The Kouwenberg C.S. Lewis and Friends Collection


1944, First US edition, The McMillan Company: New York

1951, Sixth UK printing, John Lane The Bodley Head: London

1950, First edition trade paperback, Avon Publishing Co., Inc.: New York



Title changed to

"Voyage to Venus"

1953, First edition trade paperback, Pan Books Ltd.: London

1963, Seventh printing, Pan Books Ltd.: London

1969, tenth printing, Pan Books Ltd.: London

Perelandra: an 80 Year Anniversary

By Laura Van Dyke, PhD, Instructor of English

The second book of Lewis’s Space Trilogy, Perelandra, is utterly unlike any of the other space travel novels that became popular in the twentieth century. While Lewis acknowledged his debt to writers like H.G. Wells and David Lindsay, Perelandra is as much theological exploration as space adventure, making it a unique blend of genres: not quite science fiction, and not quite religious allegory, it might be best described as a hybrid of speculative fiction and metaphysical thriller. The plot is organized around the same temptation motif that structures the Garden of Eden narrative in the book of Gensis: here, though, the unfallen “Eve,” or Green Lady, is tempted by a “Satan” who is a combination both of a literal Satan and a villainous physicist from Earth named Dr. Weston. Taken over by demonic forces, Weston, or the “Un-man” that uses Weston’s body, is well-poised to use what he learned long ago with his successful temptation of Adam and Eve to corrupt the new, younger father and mother of the Perelandran planet.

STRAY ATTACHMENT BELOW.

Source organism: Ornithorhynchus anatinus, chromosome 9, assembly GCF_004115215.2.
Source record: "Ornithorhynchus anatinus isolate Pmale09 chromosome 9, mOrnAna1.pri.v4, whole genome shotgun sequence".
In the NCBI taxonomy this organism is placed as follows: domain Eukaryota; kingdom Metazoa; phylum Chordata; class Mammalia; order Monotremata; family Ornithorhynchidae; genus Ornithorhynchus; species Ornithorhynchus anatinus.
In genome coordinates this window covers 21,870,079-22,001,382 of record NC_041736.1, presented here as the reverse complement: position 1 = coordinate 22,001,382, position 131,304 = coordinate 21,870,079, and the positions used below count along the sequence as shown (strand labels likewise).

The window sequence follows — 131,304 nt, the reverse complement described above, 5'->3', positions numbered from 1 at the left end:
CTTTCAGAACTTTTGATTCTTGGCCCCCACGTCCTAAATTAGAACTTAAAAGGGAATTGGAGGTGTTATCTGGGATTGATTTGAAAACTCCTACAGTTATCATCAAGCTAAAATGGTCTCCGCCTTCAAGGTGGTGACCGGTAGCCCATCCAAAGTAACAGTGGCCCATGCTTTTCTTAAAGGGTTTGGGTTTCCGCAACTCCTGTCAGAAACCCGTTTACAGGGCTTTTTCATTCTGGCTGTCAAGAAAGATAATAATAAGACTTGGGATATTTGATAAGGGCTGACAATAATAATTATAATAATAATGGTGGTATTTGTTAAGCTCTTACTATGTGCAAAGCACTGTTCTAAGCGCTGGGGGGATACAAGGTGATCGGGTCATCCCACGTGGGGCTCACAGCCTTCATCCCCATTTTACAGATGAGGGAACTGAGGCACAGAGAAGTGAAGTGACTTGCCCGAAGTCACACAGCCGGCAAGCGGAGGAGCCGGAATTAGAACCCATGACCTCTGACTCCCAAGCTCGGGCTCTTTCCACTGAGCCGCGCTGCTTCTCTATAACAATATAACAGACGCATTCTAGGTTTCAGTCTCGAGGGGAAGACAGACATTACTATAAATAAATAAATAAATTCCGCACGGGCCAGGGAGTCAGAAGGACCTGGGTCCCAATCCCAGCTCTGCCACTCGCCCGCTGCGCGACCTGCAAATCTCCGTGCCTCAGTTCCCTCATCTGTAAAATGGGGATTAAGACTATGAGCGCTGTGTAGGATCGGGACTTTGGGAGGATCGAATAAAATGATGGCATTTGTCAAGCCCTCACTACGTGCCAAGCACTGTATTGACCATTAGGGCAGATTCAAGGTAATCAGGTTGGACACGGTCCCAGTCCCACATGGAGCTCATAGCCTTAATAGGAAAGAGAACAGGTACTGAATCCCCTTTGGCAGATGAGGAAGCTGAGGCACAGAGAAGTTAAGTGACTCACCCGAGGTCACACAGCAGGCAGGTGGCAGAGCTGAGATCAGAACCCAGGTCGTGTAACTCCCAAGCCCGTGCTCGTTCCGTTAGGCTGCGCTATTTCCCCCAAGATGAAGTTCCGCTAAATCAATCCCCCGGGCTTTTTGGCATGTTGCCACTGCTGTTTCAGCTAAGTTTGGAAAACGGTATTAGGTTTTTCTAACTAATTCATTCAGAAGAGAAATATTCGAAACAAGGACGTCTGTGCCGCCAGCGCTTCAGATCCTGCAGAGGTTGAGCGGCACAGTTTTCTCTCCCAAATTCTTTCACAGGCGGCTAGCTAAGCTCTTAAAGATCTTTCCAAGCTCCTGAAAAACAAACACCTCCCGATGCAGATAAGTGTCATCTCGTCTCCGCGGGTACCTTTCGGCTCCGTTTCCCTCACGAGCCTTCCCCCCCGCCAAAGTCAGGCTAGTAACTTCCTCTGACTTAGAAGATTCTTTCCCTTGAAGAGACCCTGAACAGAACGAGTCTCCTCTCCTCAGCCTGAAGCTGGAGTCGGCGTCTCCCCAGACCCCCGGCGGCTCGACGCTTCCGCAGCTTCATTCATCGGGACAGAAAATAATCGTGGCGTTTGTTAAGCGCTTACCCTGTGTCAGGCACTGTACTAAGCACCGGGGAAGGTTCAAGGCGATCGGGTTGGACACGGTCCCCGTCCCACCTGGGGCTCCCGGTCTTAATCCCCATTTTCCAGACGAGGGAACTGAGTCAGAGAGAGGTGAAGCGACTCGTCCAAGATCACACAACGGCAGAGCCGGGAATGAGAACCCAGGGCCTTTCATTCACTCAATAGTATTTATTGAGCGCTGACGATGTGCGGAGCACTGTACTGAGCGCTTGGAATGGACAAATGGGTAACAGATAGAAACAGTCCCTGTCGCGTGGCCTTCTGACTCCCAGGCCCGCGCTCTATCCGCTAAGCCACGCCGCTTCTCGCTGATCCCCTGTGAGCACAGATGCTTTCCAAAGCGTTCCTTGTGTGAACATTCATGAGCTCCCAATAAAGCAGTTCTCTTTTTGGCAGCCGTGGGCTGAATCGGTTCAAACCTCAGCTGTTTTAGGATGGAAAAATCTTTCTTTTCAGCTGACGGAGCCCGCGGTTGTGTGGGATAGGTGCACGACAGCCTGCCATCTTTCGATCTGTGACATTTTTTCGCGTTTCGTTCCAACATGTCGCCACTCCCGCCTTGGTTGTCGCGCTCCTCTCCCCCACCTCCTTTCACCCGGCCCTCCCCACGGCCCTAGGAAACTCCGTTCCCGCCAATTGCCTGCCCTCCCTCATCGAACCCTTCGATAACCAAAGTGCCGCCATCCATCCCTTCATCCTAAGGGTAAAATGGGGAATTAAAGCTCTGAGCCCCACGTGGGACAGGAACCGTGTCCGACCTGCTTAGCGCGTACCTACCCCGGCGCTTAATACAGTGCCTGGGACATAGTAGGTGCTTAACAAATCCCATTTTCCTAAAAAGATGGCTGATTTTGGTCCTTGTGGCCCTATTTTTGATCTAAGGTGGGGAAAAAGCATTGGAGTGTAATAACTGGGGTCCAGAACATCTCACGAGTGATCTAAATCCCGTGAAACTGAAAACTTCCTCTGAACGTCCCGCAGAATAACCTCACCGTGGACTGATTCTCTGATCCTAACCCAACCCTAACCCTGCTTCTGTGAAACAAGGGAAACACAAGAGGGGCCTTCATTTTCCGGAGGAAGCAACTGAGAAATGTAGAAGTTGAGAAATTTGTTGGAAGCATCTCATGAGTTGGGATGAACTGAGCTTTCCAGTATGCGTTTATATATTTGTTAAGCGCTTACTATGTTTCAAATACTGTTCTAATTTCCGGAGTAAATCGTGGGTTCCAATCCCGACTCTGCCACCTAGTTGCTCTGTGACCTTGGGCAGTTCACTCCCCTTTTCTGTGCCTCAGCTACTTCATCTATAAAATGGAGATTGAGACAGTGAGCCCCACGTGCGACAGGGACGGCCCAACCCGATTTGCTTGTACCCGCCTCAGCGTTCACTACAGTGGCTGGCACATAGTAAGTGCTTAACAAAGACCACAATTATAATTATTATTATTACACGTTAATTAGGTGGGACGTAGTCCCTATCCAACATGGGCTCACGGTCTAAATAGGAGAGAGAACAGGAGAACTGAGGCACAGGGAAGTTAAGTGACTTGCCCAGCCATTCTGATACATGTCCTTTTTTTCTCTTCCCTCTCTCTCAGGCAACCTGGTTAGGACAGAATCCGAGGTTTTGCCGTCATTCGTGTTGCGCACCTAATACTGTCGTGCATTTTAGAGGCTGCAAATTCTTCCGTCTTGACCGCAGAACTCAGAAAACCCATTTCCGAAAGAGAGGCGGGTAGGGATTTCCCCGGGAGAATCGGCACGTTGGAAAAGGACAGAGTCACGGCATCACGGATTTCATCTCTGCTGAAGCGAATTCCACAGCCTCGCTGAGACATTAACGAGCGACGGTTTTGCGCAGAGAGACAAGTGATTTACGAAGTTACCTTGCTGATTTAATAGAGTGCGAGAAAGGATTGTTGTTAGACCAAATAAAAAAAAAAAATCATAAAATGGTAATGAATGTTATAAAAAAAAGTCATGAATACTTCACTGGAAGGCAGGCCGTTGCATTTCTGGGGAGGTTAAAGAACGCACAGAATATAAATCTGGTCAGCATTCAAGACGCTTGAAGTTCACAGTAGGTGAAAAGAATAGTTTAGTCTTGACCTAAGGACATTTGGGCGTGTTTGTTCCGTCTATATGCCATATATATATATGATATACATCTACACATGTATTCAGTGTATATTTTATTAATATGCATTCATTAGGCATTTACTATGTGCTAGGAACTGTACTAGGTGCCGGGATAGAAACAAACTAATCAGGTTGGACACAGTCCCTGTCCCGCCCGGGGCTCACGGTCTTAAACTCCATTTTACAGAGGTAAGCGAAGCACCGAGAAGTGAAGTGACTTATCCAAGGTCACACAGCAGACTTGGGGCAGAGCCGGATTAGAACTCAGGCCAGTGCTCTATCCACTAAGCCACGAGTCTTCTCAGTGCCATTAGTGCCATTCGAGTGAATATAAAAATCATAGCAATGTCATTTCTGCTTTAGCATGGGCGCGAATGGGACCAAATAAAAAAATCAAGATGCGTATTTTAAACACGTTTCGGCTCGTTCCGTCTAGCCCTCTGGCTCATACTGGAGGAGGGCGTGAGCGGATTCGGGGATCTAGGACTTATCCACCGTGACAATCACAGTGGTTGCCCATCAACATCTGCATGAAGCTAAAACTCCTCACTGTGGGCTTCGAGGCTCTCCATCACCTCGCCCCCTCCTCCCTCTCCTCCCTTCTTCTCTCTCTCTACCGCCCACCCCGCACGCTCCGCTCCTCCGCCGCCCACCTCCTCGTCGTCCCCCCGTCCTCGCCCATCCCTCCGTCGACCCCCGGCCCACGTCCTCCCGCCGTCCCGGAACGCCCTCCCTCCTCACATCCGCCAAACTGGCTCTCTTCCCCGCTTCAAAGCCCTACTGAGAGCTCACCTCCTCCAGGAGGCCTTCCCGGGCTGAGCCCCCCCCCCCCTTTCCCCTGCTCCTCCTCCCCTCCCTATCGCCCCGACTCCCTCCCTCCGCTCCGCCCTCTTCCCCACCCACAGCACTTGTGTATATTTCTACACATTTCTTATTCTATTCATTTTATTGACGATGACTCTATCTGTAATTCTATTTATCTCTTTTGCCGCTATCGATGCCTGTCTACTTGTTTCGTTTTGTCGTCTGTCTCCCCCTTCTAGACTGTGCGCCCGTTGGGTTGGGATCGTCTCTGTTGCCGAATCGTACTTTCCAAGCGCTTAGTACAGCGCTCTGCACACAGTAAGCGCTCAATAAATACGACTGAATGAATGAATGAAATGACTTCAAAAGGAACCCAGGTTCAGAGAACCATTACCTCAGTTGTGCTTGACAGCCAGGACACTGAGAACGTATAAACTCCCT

Sent to combat the Un-man’s temptation of Perelandra’s Green Lady is the novel’s protagonist, Elwin Ransom. With the exception of Orual from Till We Have Faces, Ransom is the most complex and compelling character in Lewis’s fiction; readers who enjoy the work of the other Inklings will quickly sense the similarities between Ransom and not just Lewis himself, but J.R.R. Tolkien and Charles Williams." 1 In many ways, Ransom is a composite of all three men, though the parallels with Tolkien are more pronounced in the first novel in the trilogy, Out of the Silent Planet (1938), and the similarities with Williams emerge in That Hideous Strength (1945), the final novel of the trilogy. In this second novel of the trilogy, the action takes place almost entirely on the planet Venus, or “Perelandra” in the language of Old Solar. Ransom, a Cambridge philologist by profession, learned Old Solar on his first voyage to Deep Space, when he travelled to the much older world of Mars (“Malacandra”)2 in Out of the Silent Planet.

Perelandra was published in 1943, before Lewis had written any of the Narnia books for which he is now most well known. Like The Lion, The Witch and the Wardrobe (1950), though, the novel takes place against the backdrop of the Second World War. Ransom makes frequent reference to the battle occurring on Earth alongside his own battle against the nefarious Un-man, which begins as an intellectual debate but eventually escalates to a brutal physical fight. Lewis’s “Satan” here is not, the novel’s narrator declares, a “sombre tragic Satan out of Paradise Lost”; rather, evil personified is simply “an imbecile or a monkey or a very nasty child.”3 Because evil is not romanticized in Lewis’s fictionalized re-envisioning of the Eden narrative, Ransom comes to realize that he and the Un-man—two middle-aged academics—must fight in an embodied and almost absurdly visceral, concrete way. Ultimately, Ransom succeeds in “ransoming” the planet, though he will forever bear a wound that does not heal.4